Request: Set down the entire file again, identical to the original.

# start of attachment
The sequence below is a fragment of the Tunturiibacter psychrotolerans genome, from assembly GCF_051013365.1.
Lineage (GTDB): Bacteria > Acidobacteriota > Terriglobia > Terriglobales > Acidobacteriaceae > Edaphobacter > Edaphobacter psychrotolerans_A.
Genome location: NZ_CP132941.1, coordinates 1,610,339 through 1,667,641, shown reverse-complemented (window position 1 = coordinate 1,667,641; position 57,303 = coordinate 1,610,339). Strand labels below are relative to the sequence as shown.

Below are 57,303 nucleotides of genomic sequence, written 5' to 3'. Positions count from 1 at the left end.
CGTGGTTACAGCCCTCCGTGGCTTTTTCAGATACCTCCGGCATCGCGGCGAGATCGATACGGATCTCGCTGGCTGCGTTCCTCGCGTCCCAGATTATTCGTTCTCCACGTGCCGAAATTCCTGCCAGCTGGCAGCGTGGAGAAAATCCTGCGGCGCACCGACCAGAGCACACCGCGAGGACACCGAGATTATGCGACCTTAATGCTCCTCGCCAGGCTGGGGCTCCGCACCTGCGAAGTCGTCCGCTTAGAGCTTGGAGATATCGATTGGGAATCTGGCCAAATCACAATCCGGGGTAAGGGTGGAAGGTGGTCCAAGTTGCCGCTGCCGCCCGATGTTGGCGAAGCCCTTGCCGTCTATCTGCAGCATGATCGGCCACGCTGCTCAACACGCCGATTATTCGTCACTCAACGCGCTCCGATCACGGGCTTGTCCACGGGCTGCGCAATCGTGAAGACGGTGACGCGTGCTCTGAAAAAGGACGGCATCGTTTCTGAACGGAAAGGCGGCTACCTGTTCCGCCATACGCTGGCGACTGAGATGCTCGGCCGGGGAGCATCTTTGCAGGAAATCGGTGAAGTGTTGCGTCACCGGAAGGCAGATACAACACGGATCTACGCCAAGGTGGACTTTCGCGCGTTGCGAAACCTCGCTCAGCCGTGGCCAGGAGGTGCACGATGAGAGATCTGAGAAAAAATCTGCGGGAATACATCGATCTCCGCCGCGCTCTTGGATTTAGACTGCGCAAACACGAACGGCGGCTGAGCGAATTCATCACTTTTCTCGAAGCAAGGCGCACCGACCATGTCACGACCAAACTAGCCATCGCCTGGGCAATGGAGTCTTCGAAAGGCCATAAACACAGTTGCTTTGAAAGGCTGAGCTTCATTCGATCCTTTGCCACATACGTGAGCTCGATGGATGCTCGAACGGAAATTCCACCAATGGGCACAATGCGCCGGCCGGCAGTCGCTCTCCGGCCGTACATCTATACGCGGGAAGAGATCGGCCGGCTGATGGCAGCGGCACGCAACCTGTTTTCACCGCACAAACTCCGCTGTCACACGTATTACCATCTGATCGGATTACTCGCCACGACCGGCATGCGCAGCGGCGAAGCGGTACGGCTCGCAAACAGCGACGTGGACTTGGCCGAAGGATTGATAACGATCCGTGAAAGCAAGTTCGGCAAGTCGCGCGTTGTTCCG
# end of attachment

The sequence below is a fragment of the Tunturiibacter psychrotolerans genome, from assembly GCF_051013365.1.
Lineage (GTDB): Bacteria > Acidobacteriota > Terriglobia > Terriglobales > Acidobacteriaceae > Edaphobacter > Edaphobacter psychrotolerans_A.
Genome location: NZ_CP132941.1, coordinates 1,610,339 through 1,667,641, shown reverse-complemented (window position 1 = coordinate 1,667,641; position 57,303 = coordinate 1,610,339). Strand labels below are relative to the sequence as shown.

Below are 57,303 nucleotides of genomic sequence, written 5' to 3'. Positions count from 1 at the left end.
CGTGGTTACAGCCCTCCGTGGCTTTTTCAGATACCTCCGGCATCGCGGCGAGATCGATACGGATCTCGCTGGCTGCGTTCCTCGCGTCCCAGATTATTCGTTCTCCACGTGCCGAAATTCCTGCCAGCTGGCAGCGTGGAGAAAATCCTGCGGCGCACCGACCAGAGCACACCGCGAGGACACCGAGATTATGCGACCTTAATGCTCCTCGCCAGGCTGGGGCTCCGCACCTGCGAAGTCGTCCGCTTAGAGCTTGGAGATATCGATTGGGAATCTGGCCAAATCACAATCCGGGGTAAGGGTGGAAGGTGGTCCAAGTTGCCGCTGCCGCCCGATGTTGGCGAAGCCCTTGCCGTCTATCTGCAGCATGATCGGCCACGCTGCTCAACACGCCGATTATTCGTCACTCAACGCGCTCCGATCACGGGCTTGTCCACGGGCTGCGCAATCGTGAAGACGGTGACGCGTGCTCTGAAAAAGGACGGCATCGTTTCTGAACGGAAAGGCGGCTACCTGTTCCGCCATACGCTGGCGACTGAGATGCTCGGCCGGGGAGCATCTTTGCAGGAAATCGGTGAAGTGTTGCGTCACCGGAAGGCAGATACAACACGGATCTACGCCAAGGTGGACTTTCGCGCGTTGCGAAACCTCGCTCAGCCGTGGCCAGGAGGTGCACGATGAGAGATCTGAGAAAAAATCTGCGGGAATACATCGATCTCCGCCGCGCTCTTGGATTTAGACTGCGCAAACACGAACGGCGGCTGAGCGAATTCATCACTTTTCTCGAAGCAAGGCGCACCGACCATGTCACGACCAAACTAGCCATCGCCTGGGCAATGGAGTCTTCGAAAGGCCATAAACACAGTTGCTTTGAAAGGCTGAGCTTCATTCGATCCTTTGCCACATACGTGAGCTCGATGGATGCTCGAACGGAAATTCCACCAATGGGCACAATGCGCCGGCCGGCAGTCGCTCTCCGGCCGTACATCTATACGCGGGAAGAGATCGGCCGGCTGATGGCAGCGGCACGCAACCTGTTTTCACCGCACAAACTCCGCTGTCACACGTATTACCATCTGATCGGATTACTCGCCACGACCGGCATGCGCAGCGGCGAAGCGGTACGGCTCGCAAACAGCGACGTGGACTTGGCCGAAGGATTGATAACGATCCGTGAAAGCAAGTTCGGCAAGTCGCGCGTTGTTCCG